What are your current podcasts called, and how did you come up with the name?
The Winning Zone is named after a concept in my book Triangle Selling. The Winning Zone is essentially your zone of competitive differentiation. The place where you outpace the competition, and the area in which you should concentrate your focus.
The Startup Sales & Marketing Podcst is pretty self explanatory. It is what it is!
What platforms can we find your podcasts on?
Apple Podcasts, Spotify, and Google, and Audible
What sre your podcasts about?
The Winning Zone (TWZ) is a place for thought leaders, authors, and practitioners who are innovating in the space of management and leadership to come and discuss the topics that are having a dramatic impact on corporate or individual performance.
The Startup Sales & Marketing Podcast brings startup founders (both those who have already successfully met the early stage challenges and those who are in the process) to the audience to discuss go-to-market strategy, tactics, and war stories. Being a founder can be a lonely place. It’s a unique and all-consuming role. This podcast creates a community and discussion around the issues being faced.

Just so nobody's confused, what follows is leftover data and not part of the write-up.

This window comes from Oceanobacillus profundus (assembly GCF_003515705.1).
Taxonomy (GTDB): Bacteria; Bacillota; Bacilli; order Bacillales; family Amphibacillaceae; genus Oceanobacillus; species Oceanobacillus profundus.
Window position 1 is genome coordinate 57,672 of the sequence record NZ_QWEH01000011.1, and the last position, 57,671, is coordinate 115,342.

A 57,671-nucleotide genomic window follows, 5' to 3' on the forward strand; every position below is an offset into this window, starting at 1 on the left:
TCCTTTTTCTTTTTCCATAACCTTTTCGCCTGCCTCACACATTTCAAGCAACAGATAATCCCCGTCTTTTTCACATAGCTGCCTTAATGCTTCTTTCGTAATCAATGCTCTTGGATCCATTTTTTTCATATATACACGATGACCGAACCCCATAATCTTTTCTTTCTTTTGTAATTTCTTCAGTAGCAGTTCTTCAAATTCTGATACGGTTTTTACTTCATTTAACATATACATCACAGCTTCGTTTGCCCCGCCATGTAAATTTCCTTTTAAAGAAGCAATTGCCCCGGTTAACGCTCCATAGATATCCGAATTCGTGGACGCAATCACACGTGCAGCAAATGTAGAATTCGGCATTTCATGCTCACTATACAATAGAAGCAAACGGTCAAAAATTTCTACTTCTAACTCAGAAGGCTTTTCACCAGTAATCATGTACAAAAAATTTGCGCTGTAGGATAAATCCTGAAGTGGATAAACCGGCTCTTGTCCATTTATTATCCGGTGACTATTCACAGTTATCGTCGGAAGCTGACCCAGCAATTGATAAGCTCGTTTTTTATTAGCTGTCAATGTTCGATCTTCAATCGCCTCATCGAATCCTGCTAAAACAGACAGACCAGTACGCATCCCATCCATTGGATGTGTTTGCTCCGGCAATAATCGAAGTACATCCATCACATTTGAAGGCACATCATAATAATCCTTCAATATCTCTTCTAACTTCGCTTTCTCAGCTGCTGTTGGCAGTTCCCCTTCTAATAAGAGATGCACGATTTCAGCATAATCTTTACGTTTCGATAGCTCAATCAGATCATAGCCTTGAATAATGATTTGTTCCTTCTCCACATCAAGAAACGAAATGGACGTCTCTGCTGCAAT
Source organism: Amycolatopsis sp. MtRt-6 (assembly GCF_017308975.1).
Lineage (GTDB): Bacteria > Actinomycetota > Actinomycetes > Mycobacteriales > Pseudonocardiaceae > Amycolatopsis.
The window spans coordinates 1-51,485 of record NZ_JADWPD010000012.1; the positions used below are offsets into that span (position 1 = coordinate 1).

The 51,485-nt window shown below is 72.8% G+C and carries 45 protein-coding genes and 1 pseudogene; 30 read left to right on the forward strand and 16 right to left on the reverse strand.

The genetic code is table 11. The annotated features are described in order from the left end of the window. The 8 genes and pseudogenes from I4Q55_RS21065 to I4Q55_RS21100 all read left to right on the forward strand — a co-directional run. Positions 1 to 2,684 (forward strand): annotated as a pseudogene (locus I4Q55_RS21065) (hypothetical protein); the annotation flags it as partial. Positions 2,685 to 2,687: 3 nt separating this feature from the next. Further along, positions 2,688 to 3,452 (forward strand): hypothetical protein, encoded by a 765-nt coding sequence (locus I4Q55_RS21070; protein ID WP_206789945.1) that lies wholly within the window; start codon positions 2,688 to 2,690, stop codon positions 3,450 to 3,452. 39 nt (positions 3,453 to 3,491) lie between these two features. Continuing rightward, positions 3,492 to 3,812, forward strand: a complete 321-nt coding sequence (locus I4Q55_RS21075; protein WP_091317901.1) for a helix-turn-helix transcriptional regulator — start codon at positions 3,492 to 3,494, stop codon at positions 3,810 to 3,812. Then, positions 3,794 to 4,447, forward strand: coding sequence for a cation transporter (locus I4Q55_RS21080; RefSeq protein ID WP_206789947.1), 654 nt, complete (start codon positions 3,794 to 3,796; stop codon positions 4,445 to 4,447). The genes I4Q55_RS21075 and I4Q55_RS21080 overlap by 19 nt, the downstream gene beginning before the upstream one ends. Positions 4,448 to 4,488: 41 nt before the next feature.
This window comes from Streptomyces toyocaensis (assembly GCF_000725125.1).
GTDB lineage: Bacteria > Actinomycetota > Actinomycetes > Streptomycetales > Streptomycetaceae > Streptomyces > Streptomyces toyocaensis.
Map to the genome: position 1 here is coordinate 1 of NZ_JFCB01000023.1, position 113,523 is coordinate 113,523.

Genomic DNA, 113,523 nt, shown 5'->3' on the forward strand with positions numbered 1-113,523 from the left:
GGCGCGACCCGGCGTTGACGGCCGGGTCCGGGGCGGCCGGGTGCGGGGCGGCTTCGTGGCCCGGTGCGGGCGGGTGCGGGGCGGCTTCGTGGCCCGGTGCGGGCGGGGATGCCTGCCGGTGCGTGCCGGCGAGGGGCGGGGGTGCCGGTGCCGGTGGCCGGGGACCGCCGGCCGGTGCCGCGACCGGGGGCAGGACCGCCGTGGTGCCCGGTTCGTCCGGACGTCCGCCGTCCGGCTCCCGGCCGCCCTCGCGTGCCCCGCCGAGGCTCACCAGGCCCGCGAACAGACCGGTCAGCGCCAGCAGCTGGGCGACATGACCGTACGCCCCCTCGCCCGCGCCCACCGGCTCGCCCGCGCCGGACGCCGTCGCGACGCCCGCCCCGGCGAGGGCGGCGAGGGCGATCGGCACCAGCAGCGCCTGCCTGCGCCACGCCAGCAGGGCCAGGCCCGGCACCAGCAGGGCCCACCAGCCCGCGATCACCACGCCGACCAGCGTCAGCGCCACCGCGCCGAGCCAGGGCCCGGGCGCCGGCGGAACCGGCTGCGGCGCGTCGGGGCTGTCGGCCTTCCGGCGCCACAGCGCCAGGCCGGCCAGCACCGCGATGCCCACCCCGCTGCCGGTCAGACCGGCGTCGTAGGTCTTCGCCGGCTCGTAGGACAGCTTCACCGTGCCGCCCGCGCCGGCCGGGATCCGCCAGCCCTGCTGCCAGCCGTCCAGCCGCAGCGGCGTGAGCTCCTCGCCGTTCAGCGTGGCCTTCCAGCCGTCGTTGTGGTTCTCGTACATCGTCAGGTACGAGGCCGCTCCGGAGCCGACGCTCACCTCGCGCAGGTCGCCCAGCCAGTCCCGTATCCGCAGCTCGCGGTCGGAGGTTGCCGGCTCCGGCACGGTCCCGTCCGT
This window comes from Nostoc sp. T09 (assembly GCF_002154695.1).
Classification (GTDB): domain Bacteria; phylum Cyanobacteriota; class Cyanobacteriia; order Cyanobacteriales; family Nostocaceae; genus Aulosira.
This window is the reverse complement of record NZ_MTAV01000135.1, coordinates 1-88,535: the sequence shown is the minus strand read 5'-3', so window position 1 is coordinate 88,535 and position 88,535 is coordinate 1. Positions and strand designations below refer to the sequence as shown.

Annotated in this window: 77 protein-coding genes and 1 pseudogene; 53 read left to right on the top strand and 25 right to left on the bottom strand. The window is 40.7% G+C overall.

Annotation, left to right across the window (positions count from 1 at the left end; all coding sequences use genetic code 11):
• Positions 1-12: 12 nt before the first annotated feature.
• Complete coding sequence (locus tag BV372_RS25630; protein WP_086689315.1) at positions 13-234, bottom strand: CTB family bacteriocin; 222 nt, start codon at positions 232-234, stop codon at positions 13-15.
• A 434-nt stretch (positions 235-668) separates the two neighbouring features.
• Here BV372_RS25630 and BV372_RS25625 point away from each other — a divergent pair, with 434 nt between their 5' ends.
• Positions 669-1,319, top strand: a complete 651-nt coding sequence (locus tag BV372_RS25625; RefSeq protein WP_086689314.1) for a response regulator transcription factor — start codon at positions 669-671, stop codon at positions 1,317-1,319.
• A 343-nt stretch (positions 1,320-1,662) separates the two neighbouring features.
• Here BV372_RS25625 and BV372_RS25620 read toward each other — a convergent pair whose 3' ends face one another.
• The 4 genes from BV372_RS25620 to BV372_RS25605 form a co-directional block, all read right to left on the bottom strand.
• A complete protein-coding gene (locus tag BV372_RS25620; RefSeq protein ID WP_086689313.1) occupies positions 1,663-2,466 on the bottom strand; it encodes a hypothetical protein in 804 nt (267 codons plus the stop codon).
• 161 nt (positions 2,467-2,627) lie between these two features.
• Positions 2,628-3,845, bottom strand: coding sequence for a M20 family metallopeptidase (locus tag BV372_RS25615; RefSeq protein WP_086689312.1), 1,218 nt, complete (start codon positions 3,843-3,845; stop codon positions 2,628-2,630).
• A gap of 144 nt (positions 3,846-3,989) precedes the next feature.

Do you host alone, or have guest hosts/partners?
TWZ I host alone. SSM I have a co-host.
Do you edit your own podcasts or have someone who does it for you?
When you say edit, I’m assuming you just mean production. We don’t edit anything. If it’s said – it gets shipped that way! But yes, I do have a team member who handles all post production, drops in music and intro’s and outtros.
Do you script your podcasts, or just chat as you go?
I absolutely do NOT script either podcast. I do my research and then we chat a we go.